German cabinet gives go-ahead to dual citizenship
BERLIN (Reuters) - The German government on Tuesday signed off on a draft law that will allow young Germans of foreign origin to have dual citizenship, a move that relaxes some of Europe's strictest nationality laws and will benefit the large Turkish community.
Current rules oblige children of immigrants from most non-EU countries to choose at the age of 23 between German citizenship or that of their parents' country of origin.
The dual passport issue has long rankled among the roughly three million people of Turkish origin living in Germany, just under half of whom have taken German citizenship.
The draft law approved by the government allows young people to opt for two passports if, at the age of 21, they can prove they have lived in Germany for at least eight years, gone to school in the country for six years, gained school-leaving qualifications here or completed vocational training in Germany.
"That's a great signal for many young people in our country. Hundreds of thousands of them can breathe a sigh of relief," said Aydan Oezoguz, Germany's federal commissioner for migration, refugees and integration.
"I'm pleased that in future many young people will no longer have to decide against their parents' nationality or even become foreigners in their own country," she added.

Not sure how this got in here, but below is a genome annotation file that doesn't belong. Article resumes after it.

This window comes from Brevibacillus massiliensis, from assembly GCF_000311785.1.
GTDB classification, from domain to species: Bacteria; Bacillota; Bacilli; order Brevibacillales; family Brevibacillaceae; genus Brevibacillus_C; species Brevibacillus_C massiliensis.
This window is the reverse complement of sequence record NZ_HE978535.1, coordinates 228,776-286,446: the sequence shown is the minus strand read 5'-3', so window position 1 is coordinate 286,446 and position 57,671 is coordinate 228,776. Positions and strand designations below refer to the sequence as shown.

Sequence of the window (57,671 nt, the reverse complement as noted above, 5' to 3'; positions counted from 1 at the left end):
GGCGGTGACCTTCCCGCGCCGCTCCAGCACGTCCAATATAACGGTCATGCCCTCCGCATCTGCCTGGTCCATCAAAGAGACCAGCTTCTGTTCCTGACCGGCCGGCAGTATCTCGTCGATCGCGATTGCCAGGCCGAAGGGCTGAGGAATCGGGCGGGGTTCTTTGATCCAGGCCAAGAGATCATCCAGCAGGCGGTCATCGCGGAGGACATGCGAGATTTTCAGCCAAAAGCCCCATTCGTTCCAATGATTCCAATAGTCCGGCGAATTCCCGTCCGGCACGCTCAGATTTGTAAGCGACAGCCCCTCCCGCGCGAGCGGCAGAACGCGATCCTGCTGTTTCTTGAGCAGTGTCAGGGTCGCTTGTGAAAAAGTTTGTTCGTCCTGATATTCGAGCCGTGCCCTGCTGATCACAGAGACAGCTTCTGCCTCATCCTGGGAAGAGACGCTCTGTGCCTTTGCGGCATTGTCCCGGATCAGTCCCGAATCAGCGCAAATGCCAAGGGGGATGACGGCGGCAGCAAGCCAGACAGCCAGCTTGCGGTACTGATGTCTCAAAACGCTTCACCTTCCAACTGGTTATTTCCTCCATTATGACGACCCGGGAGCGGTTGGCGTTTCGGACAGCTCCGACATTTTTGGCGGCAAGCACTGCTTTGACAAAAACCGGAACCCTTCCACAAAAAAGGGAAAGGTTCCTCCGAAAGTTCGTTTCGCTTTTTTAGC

However, Turkish community leaders have criticised the new law because it applies only to youngsters and does not cover older people who have often spent decades in Germany.
The government's approval of dual citizenship gives the green light to a pet project of the center-left Social Democrats (SPD) who share power with Angela Merkel's conservatives.
Merkel's conservatives had long opposed dual citizenship, arguing it is impossible to be loyal to two countries at the same time. The SPD had been in favour of completely abolishing the obligation to choose between passports.
The law still needs to be approved by parliament. Conservatives and members of the SPD have both said they will push for changes when it goes through the lower house Bundestag.
(Reporting by Michelle Martin; Editing by Gareth Jones)
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